It’s such an interesting approach that your starting point was going and having that conversation with your children, even though they were on the younger side. I’m curious what kind of changes have you and they had to institute in order to make all of this work?

It means it means calls, Zoom calls, instead of you know, being in person, it means, you know, sometimes putting dash to bed and talking to them on the phone or doing a FaceTime call and reading the story. Because we’re in two different places. It means sometimes going over homework assignments, with glaze or having her email me things to get my opinion on something that she’s written. It means less time together. But it also means getting creative. So last summer, for instance, I had to travel a bit for work. And I bought please, a couple of tickets. And she came with me. And she got to see what we do as a team. And that was a real eye opener for her because she understood where I was what I was always there and understood the job to the fullest and appreciated that there are times where, you know, I have events in my writing of Toronto center, be it you know, in Regent Park or Cabbage Town or the village St. James Town, whether it’s picnics, I’ve got a festival coming up, you know, in a few days, and he’ll come with me. And the good people, my writing know him well. A lot of them ask whether he’ll be attending different events. And so he becomes part of things. And I think the end that’s a huge part of this, that my kids have become part of this because as I said it’s a team sport. So they’re involved. I’ve often said that my wisest advisors are my youngest ones. And I asked my kids for advice on that. So they are involved from top to bottom scenarios.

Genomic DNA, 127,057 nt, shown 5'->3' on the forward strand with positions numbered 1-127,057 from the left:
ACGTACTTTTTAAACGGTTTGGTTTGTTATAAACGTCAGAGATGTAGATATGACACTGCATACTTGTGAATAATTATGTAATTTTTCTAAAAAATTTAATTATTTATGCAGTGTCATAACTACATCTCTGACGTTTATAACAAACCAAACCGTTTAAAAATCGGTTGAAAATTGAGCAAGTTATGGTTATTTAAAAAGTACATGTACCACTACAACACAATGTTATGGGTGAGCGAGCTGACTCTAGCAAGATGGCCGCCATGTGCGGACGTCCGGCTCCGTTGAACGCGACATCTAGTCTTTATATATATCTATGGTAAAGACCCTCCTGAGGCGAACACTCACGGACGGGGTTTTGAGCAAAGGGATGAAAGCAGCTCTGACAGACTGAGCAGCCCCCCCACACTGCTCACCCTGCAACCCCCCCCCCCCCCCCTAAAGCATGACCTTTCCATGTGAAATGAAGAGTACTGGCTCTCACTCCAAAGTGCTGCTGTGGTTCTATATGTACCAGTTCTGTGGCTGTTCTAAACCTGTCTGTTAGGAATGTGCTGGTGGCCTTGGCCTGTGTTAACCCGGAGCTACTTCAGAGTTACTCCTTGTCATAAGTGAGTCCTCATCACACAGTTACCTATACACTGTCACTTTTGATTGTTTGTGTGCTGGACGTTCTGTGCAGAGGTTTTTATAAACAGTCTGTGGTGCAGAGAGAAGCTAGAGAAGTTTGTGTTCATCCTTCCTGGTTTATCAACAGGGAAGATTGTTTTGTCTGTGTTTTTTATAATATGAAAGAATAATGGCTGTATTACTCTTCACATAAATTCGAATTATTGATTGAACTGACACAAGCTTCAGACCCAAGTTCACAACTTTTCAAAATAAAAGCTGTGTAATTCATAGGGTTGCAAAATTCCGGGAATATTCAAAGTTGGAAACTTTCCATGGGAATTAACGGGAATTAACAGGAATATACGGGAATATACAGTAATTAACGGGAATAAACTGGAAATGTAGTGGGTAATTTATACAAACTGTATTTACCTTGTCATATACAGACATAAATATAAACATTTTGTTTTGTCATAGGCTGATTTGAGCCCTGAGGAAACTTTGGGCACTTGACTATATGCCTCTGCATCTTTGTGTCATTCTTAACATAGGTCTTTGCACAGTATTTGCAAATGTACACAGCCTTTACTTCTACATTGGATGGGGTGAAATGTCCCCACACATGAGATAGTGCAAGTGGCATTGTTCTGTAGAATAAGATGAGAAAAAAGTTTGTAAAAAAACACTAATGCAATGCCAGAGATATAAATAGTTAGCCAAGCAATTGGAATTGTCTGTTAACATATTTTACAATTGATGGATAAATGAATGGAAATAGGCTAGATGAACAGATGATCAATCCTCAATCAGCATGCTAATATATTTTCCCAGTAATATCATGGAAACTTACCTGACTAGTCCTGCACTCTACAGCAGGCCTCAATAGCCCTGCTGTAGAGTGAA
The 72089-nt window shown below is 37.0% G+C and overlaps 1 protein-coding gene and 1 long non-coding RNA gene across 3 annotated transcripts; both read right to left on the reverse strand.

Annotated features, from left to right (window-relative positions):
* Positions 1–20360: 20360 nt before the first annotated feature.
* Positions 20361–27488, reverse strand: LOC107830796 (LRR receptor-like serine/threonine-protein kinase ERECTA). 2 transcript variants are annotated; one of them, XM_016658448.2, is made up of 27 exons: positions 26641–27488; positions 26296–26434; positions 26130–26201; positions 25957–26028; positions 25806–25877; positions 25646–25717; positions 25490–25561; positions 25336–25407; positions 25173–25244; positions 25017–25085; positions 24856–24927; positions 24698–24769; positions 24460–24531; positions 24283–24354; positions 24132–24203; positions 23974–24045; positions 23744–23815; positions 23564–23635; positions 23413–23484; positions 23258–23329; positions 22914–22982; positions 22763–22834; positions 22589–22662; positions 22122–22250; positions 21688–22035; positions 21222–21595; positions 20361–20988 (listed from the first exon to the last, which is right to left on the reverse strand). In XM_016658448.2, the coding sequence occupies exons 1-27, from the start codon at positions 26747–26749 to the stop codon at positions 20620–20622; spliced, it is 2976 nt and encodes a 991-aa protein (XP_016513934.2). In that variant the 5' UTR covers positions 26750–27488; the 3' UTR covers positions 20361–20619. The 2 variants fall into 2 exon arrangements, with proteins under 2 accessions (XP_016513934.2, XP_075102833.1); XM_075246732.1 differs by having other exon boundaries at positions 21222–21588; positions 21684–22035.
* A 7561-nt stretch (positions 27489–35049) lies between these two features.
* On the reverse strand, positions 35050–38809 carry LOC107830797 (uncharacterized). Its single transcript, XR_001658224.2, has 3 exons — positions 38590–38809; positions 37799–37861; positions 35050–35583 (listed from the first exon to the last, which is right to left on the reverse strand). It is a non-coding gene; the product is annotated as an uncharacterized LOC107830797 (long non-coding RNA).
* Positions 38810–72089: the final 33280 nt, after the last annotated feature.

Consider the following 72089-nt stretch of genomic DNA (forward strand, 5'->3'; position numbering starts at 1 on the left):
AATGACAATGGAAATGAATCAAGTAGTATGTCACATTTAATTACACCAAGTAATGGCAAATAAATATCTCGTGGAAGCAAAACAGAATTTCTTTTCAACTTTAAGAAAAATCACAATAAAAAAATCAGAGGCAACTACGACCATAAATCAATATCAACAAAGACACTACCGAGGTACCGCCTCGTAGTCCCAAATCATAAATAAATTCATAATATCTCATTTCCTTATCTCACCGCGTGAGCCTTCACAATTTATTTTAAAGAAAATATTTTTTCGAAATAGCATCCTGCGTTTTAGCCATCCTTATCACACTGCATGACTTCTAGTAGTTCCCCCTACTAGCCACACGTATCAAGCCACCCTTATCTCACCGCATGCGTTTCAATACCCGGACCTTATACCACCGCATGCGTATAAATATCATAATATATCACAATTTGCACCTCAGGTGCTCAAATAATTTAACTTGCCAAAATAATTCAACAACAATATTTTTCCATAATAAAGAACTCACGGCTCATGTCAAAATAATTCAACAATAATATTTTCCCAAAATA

What would you do in this case? Or how would you deal with this?
And it’s surprising how good advices well in the way you describe it. It’s such a rich learning experience for them right at at such a young age and seeing things and being exposed to things in real time and watching their mom at work. You are certainly no stranger Are to managing career and family life. You did it for many years while having to get up in the middle of the night and work in the early morning hours. So how would you characterize your overall approach to trying to manage those two important jobs?